There were two Fathers, the one of whom decided that those were to be excluded altogether from partaking of Christ’s sacred supper,(FN: xii. Gelas. can. Comperimus, De Consec. dist. 2.) who, contented with communion in one kind, abstained from the other; while the other Father strongly contends (FN: xiii. Cypr. Epist. 2, lib. 1. De Lapsis.) that the blood of the Lord ought not to be denied to the Christian people, who, in confessing him, are enjoined to shed their own blood. These landmarks, also, they removed, when, by an unalterable law, they ordered the very thing which the former Father punished with excommunication, and the latter condemned for a valid reason.

It was a Father who pronounced it rashness, (FN: xiv. August. lib. 2 De Peccat. Mer. cap. uit.) in an obscure question, to decide in either way without clear and evident authority from Scripture. They forgot this landmark when they enacted so many constitutions, so many canons, and so many dogmatical decisions, without sanction from the word of God.

It was a Father who reproved Montanus, among other heresies, (FN: xv. Apollon. De quo Eccles. Hist. lib 5 cap. 12.) for being the first who imposed laws of fasting. They have gone far beyond this landmark also in enjoining fasting under the strictest laws.

It was a Father who denied (FN: xvi. Paphnut. Tripart. Hist. lib. 2 cap. 14.) that the ministers of the Church should be interdicted from marrying, and pronounced married life to be a state of chastity; and there were other Fathers who assented to his decision. These boundaries they overstepped in rigidly binding their priests to celibacy.

It was a Father who thought (FN: xvii. Cypr. Epist. 2, lib. 2) that Christ only should be listened to, from its being said, “hear him;” and that regard is due not to what others before us have said or done, but only to what Christ, the head of all, has commanded. This landmark they neither observe themselves nor allow to be observed by others, while they subject themselves and others to any master whatever, rather than Christ.

There is a Father who contends (FN: xviii. Aug. cap. 2, Cont. Cresconium Grammat.) that the Church ought not to prefer herself to Christ, who always judges truly, whereas ecclesiastical judges, who are but men, are generally deceived. Having burst through this barrier also, they hesitate not to suspend the whole authority of Scripture on the judgment of the Church.

All the Fathers with one heart execrated, and with one mouth protested (FN: xix. Calv. De Scholast. Doctor. Judicium. Vid. Book II. cap. 2 sec. 6; Book III. cap. 4 sec. 1, 2, 7, 13, 14, 26-29; Book III. cap. 11 sec. 14, 15; Book IV. cap. 18 sec. 1; and cap. 19 sec. 10, 11, 22, 23.) against, contaminating the word of God with the subtleties sophists, and involving it in the brawls of dialecticians. Do they keep within these limits when the sole occupation of their lives is to entwine and entangle the simplicity of Scripture with endless disputes, and worse than sophistical jargon? So much so, that were the Fathers to rise from their graves, and listen to the brawling art which bears the name of speculative theology, there is nothing they would suppose it less to be than a discussion of a religious nature.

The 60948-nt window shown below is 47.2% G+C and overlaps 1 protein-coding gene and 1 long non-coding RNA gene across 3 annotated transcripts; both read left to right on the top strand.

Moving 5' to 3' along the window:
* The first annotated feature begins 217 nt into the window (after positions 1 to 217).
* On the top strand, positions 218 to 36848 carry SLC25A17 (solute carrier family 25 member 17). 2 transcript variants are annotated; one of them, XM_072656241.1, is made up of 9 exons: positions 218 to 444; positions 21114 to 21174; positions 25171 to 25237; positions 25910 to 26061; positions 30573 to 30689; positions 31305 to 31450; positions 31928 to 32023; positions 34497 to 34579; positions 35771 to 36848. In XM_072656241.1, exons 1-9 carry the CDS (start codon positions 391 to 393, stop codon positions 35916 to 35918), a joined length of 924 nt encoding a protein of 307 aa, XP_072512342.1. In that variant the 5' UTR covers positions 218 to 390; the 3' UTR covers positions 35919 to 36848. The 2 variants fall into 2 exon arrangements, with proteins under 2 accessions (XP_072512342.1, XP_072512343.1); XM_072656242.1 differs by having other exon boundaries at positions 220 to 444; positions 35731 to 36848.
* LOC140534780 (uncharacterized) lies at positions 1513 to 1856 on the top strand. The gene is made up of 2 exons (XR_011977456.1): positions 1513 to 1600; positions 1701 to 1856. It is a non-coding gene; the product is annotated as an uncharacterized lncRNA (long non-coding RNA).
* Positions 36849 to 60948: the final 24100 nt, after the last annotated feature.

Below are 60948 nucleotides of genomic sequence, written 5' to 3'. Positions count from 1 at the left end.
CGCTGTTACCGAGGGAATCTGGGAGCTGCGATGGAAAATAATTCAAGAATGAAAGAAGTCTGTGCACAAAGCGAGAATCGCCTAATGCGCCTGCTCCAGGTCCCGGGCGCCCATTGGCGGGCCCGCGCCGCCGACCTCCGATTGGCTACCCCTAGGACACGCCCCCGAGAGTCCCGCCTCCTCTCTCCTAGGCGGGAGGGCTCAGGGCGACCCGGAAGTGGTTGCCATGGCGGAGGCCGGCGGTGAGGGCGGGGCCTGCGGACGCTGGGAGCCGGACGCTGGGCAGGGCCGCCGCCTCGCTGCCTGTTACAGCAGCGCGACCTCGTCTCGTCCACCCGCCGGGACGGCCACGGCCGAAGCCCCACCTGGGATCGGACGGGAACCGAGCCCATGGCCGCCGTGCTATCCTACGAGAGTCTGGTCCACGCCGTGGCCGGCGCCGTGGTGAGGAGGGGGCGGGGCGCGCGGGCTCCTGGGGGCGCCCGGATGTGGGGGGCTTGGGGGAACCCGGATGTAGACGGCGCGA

But my discourse would far exceed its just limits were I to show, in detail, how petulantly those men shake off the yoke of the Fathers, while they wish to be thought their most obedient sons. Months, nay, years would fail me; and yet so deplorable and desperate is their effrontery, that they presume to chastise us for overstepping the ancient landmarks!

(Institutes, Prefatory Address, 4th point)

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One Response to “John Calvin on the Church Fathers”

  1. Byzas Says:

    A quick look at Sozomen, Ecclesiastical History, Book 1, Chapter 11 shows the point of the story about Spyridon is not to disparage fasting but to show that hospitality and care can over ride the 'rules' of fasting. Both Spyridon and his visitor are very reluctant to break the fast. I've pasted the entire anecdote below to show how Calvin has misused the quote.

    The reception which Spyridon gave to strangers will appear from the following incident. In Lent, it happened that a traveler came upon a journey to visit him on one of those days in which it was his custom to keep a continuous fast with his household, and on the day appointed for tasting food, he would remain without nourishment to mid-day. Perceiving that the stranger was much fatigued, Spyridon said to his daughter, Come, wash his feet and set meat before him. The virgin replying that there was neither bread nor barley-food in the house, for it would have been superfluous to provide such things at the time of the fast, Spyridon first prayed and asked forgiveness, and bade her to cook some salt pork which chanced to be in the house. When it was prepared, he sat down to table with the stranger, partook of the meat, and told him to follow his example. But the stranger declining, under the plea of being a Christian, he said to him, It is for that very reason that you ought not to decline partaking of the meat; for the Divine word shows that to the pure all things are pure. Titus 1:15 Such are the details which I had to relate concerning Spyridon.

    The same goes for the quote from Apolinarius on the Montanists. His comment about fasting does not mean that the Montanists first introduced fasting (Calvin implying that is where the Roman Catholics got that custom) but his point is that Montanists introduced new fasts on the authority of their prophet Montanus. All you have to do is read chapter 1 of Tertullian 'On Fasting' to see the Montanist side of the debate. Calvin obviously has no context or understanding of his quote but he is happy to jump to conclusions about what they mean to suit his own agenda.

    I could go through each quote and say similar things. Far from providing Calvin's knowledge these quote prove Calvin's ignorance.